From an early age, we are taught that stealing is fundamentally wrong. You should never take something that is not yours. However, mistakes happen and sometimes you may be in the position of being accused of theft. Even if you didn’t physically take anything that was not yours, there are many illegal forms of theft in Pennsylvania, such as copyright infringement, writing a bad check, forgery, or receiving stolen property. Theft of any degree is a serious accusation and could lead to severe penalties if you are charged.
If you or a loved one were recently charged with theft, you should contact an Allegheny County theft attorney as soon as possible. penalties for theft in Pennsylvania are severe: ranging from a scaled misdemeanor to a felony of the first degree. With so much on the line, you should only put your trust in an experienced attorney with a history of success. Attorneys at Stewart, Murray, and Associates (SMA) Law Group have experience dealing with a range of theft charges, as well as a method of success based on a blend of aggressive defense and compassionate understanding.
Pennsylvania Theft Crimes
In Pennsylvania, there are a variety of ways you can be accused and charged with a theft crime. Some common theft crimes include unlawful taking, deception, writing bad checks, burglary, copyright and intellectual theft, and forgery.
Unlawful taking includes taking property owned by somebody else. This includes taking valuables, which are known as “moveable property.” You can also be charged with unlawful taking if you steal “immoveable property.” Immoveable property includes a house, factory, or any fixed object that cannot be physically moved.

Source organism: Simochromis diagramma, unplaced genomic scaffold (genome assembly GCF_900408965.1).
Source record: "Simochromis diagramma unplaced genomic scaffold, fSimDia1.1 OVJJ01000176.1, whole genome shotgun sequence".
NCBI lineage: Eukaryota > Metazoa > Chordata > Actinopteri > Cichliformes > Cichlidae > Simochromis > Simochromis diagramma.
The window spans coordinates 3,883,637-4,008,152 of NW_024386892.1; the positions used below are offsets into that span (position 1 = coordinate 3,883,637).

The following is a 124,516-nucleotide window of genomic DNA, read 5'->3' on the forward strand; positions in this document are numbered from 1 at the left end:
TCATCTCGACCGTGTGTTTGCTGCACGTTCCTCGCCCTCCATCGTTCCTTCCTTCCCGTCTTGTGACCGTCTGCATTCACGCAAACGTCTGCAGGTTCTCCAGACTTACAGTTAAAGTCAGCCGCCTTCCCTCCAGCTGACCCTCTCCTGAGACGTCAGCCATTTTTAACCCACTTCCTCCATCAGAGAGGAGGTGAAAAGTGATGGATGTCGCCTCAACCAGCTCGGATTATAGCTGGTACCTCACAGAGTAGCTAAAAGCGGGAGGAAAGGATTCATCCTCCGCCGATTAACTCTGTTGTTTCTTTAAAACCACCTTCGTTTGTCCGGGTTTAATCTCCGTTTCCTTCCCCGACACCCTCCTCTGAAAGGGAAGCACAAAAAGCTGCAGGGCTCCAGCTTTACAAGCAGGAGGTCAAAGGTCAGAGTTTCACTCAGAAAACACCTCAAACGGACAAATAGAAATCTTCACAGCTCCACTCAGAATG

You can be charged with a theft crime by deception. Generally, this means that you came into possession of a service or property by deceiving the rightful owner. You can also receive a theft crime charge by knowingly acquiring stolen property, even if you were not the one to steal the property.
Retail theft is a theft crime that can result in a variety of consequences depending on what you stole. penalties range from a summary offense to a misdemeanor of the first degree. You do not need to physically take an item to be charged with retail theft. Switching or removing tags can result in retail theft.
Burglary is one of the most well-known and serious forms of theft crimes. Burglary can be charged by entering a property unlawfully in order to commit a crime. Depending on the nature of the incident, you can receive a felony of the first or second degree.
Other forms of theft crimes that do not involve physically stealing is writing a bad check, committing forgery, or performing intellectual theft. Intellectual theft occurs when you profit off of somebody else’s intellectual property. Forgery and writing bad checks involve trying to profit or spend money unlawfully through deception.